Election 2012: Obama’s re-election ‘means more progress for lesbian, gay, bisexual and transgender people’

The National Gay and Lesbian Task Force Action Fund responds to the re-election of President Barack Obama.

Statement by Task Force Executive Director Rea Carey:

What we want is a president who recognizes our lives and families and will fight for us. President Obama has repeatedly shown he is willing to do so, and we now have another four years to keep up the momentum.

Four years ago when Barack Obama was first elected president, we were optimistic that it marked the dawn of a new political era in the life of this country. The new administration came in promising a sea change in the national dialogue on lesbian, gay, bisexual and transgender issues. In many ways, that’s exactly what’s happened. From passage of hate crime protections and the repeal of ‘Don’t Ask, Don’t Tell,’ to growing support for marriage equality and implementing new policies that treat LGBT people and our families with fairness and dignity, the last four years have been filled with monumental gains.

We see the tremendous strides of the past four years while acknowledging much remains to be done. The president’s re-election presents us with the opportunity to keep moving forward. In the next four years, we will be vigilant in pursuing policies to ensure our community continues on the path toward equality and is not left behind. We’ll be pushing for passage of the Employment Non-Discrimination Act, ending the so-called Defense of Marriage Act, ensuring that transgender people can serve openly in the military, preserving a social safety net, and continued reform of the immigration and health care systems, among other issues.

The bottom line is that America deserves nothing less than a president who will treat all families fairly — and that’s what we have.We congratulate President Obama and his team. We look forward to working with them to build a stronger future for LGBT people and in creating opportunity for all.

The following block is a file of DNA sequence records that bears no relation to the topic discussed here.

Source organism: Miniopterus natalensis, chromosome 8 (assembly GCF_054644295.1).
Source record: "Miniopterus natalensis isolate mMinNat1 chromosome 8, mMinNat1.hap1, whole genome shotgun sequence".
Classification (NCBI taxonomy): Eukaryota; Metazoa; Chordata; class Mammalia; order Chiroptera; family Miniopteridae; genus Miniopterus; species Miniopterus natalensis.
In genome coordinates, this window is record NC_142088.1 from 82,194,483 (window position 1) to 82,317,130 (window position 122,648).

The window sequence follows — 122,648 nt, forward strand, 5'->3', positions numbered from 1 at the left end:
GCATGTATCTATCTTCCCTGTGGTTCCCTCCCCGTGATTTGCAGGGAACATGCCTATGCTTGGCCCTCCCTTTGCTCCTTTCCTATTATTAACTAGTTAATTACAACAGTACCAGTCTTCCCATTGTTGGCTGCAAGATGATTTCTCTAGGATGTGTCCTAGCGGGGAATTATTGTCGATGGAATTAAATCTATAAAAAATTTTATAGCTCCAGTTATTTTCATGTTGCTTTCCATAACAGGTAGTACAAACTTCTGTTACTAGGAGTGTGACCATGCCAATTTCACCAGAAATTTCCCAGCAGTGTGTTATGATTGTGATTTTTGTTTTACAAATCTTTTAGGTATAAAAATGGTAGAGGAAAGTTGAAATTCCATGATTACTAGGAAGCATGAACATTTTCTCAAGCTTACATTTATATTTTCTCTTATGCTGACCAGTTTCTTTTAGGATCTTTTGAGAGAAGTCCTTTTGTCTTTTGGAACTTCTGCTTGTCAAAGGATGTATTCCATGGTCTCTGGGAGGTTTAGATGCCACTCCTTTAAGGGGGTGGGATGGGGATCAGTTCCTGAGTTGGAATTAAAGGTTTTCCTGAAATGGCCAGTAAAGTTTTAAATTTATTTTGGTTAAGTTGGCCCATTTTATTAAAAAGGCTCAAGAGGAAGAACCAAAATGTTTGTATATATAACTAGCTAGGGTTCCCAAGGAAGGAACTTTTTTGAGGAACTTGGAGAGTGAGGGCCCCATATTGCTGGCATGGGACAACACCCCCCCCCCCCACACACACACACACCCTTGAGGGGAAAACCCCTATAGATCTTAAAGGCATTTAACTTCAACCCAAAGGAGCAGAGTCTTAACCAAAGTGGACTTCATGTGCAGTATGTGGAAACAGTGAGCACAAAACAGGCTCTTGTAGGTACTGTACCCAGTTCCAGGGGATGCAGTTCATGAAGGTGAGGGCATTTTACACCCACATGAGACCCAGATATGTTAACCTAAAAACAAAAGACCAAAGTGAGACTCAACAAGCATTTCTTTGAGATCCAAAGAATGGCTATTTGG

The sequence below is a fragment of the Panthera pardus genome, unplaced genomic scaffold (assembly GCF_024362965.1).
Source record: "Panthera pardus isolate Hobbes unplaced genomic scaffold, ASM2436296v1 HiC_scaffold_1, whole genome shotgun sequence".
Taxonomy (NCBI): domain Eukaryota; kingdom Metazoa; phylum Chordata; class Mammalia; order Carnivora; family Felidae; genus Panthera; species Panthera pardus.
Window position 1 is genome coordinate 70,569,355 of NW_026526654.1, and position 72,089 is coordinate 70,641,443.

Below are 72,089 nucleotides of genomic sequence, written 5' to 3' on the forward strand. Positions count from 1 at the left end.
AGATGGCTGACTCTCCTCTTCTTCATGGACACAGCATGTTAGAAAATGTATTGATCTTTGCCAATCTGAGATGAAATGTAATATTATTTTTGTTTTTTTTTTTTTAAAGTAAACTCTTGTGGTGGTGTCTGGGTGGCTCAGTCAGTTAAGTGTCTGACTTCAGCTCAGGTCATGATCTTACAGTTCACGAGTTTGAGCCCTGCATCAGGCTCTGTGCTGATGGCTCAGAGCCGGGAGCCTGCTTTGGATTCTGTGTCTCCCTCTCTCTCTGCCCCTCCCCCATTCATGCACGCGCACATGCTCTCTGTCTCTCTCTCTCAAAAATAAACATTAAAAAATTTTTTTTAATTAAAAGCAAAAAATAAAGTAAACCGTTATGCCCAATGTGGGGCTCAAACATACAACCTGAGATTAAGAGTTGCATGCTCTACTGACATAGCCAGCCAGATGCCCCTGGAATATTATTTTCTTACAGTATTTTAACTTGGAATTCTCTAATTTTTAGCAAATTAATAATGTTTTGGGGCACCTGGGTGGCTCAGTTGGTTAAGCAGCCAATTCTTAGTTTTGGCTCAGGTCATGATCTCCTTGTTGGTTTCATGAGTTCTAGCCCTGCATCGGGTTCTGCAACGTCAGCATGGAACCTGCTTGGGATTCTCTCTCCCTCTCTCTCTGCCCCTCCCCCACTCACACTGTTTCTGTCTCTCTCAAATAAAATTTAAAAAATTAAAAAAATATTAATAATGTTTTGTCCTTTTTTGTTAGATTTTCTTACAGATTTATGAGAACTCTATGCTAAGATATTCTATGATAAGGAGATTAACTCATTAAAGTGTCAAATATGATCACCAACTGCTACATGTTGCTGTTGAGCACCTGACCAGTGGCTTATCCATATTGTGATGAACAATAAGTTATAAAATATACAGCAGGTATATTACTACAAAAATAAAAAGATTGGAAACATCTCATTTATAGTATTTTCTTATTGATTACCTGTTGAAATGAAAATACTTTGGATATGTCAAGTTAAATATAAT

Some key gains over the past four years; priorities for the second term

Lesbian, gay, bisexual and transgender (LGBT) people saw monumental gains during the Obama administration’s first term, including:

  • The repeal of the “Don’t Ask, Don’t Tell” military ban on lesbian, gay and bisexual service members.
  • The passage of the Matthew Shepard and James Byrd, Jr. Hate Crimes Prevention Act, the first federal law to add protections based on sexual orientation and gender identity.
  • Employment protections for federal employees prohibiting discrimination on the basis of sexual orientation, and for the first time, gender identity.
  • Nearly every hospital in the United States is now required to have a written policy that explicitly allows a patient to designate whomever they want to visit them in hospitals, including LGBT families.
  • Lifting of the HIV travel ban.
  • Virtually any housing program touched by the federal government is prohibited from discriminating on the basis of sexual orientation or gender identity due to a rule issued by the U.S. Department of Housing and Urban Development.
  • In the health insurance marketplaces (known as “exchanges”) that will be set up in 2014 under the health reform law, health insurance plans will not be allowed to discriminate on the basis of sexual orientation or gender identity.

Some key priorities for a second term include:

  • Passage of the Employment Non-Discrimination Act (federal LGBT employment protections).
  • Ending the so-called Defense of Marriage Act.
  • Ensuring that transgender people can serve openly in the military.
  • Protecting funding levels for the Ryan White CARE Act.
  • Improving federal LGBT data collection efforts to help eliminate disparities facing LGBT people.
  • Ensuring that government contractors, grantees and others who receive federal funding don’t discriminate on the basis of sexual orientation or gender identity in employment decisions.
  • Working with federal agencies to update their policies to be inclusive of transgender people.
  • Ensuring that federal funds are not used to discriminate against LGBT people and their families.